Faith and Reason are like two wings on which the human spirit rises to the contemplation of truth.
– Pope John Paul II (1998)
Author: Scott Hahn
Reading Level: Adult
My Rating: 9 of 10
Why should Catholics believe what they believe? That is a question the great theologian Dr. Scott Hahn seeks to address in his work Reasons to Believe where he dives into the deeper reasons that Catholics should adhere to the core teachings proclaimed by the Roman Catholic Church. Through a calculated process of moving from proving God’s existence, to proving the truth of the Church’s teachings through the Scriptures, to proving that the royal kingdom prophesied in the Old Testament finds fulfillment in the Roman Catholic Church, Hahn leads his readers on a fascinating journey – a journey where they can discover Catholics have the best reasons in the world to believe that their faith is the one true faith established by Christ during His time on earth.
The theologically-based work has great benefit in the realm of ecumenical dialogue. It clearly and succinctly addresses some common objections raised to Christianity and Catholicism, and provides both the genesis of the objections, along with a step-by-step process answering them. The work goes above and beyond being a simple work of answering objections however, by diving deep into the historical, theological, and philosophical background of the Catholic answers to these objections. This practice has a two-fold benefit in providing answers, while also imparting a more well-rounded understanding of the deeper meanings behind the teachings.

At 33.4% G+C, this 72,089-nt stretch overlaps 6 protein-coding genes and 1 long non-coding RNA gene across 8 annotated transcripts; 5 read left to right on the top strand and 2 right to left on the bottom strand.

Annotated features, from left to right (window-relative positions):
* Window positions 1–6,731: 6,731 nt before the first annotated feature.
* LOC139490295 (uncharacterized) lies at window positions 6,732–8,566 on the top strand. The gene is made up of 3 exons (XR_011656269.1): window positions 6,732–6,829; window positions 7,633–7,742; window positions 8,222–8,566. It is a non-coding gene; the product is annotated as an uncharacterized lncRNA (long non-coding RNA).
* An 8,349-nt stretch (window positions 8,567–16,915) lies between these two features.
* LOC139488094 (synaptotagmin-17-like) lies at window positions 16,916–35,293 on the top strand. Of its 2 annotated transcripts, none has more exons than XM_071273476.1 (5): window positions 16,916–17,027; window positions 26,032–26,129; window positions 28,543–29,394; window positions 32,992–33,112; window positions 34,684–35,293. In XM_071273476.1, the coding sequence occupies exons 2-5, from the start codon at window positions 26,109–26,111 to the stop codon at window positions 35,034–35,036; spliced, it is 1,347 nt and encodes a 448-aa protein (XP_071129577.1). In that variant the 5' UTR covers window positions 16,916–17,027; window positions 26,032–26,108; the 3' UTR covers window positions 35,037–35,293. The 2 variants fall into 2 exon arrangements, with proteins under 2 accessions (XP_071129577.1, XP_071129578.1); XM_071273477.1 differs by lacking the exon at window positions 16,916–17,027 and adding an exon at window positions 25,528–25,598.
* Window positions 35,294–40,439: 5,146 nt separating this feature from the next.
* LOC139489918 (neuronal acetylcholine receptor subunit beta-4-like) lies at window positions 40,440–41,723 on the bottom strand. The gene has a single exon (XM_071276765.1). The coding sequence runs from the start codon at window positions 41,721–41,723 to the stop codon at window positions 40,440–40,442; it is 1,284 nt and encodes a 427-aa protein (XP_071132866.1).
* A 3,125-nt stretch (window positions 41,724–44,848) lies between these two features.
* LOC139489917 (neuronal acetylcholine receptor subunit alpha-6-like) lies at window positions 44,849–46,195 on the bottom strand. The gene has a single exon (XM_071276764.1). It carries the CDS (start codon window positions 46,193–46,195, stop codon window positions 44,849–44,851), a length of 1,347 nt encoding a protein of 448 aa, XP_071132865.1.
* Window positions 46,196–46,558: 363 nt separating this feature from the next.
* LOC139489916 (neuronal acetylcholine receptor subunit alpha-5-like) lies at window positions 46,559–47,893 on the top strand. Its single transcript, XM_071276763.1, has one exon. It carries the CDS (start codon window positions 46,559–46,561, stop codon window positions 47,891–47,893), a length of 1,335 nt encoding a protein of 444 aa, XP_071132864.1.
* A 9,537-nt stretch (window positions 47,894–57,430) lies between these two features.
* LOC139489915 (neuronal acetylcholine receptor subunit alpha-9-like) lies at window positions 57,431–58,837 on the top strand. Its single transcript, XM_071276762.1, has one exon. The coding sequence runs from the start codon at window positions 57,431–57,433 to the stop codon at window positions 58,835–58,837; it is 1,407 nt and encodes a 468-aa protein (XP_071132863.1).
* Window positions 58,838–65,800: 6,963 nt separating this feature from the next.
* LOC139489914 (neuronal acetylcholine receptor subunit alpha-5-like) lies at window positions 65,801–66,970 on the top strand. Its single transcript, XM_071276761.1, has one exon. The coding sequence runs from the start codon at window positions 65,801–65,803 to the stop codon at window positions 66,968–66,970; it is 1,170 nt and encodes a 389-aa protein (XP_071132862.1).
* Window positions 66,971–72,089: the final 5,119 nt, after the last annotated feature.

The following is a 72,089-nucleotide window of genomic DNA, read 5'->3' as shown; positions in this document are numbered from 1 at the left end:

The graduated structure of Hahn’s arguments in favor of first Christianity, and then the Catholic Church, is a well-organized ladder for his readers to work their way up. Most importantly, by beginning with arguments for God’s existence, Hahn addresses the first question which most Catholics and Christians have to confront today amongst an increasingly agnostic, atheistic, and relativistic world. This lays the groundwork for even non-Catholic Christians to start with an argument for God.
The main weakness of Hahn’s book is one which can be found in the works of many people of deep learning. Sometimes the depth to which he explores the answer to a question can lose the reader if the reader is not quite at the same depth of learning as he is. This is especially the case for Hahn later in the book when he explores the Catholic Church’s claim of descent from Christ and its fulfillment of the prophecies of the royal kingdom in scriptures. Hahn does try hard to explain these topics in laymen’s terms, but sometimes the subject matter is such that it is not possible without losing the true meanings of the teachings. Hahn’s efforts to bring these teachings down to a layman’s level however, is commendable and should be a challenge to those laypeople who read his works to enhance their own understanding of the Church in order to pull out the full beauty and meaning of the knowledge he seeks to impart to them.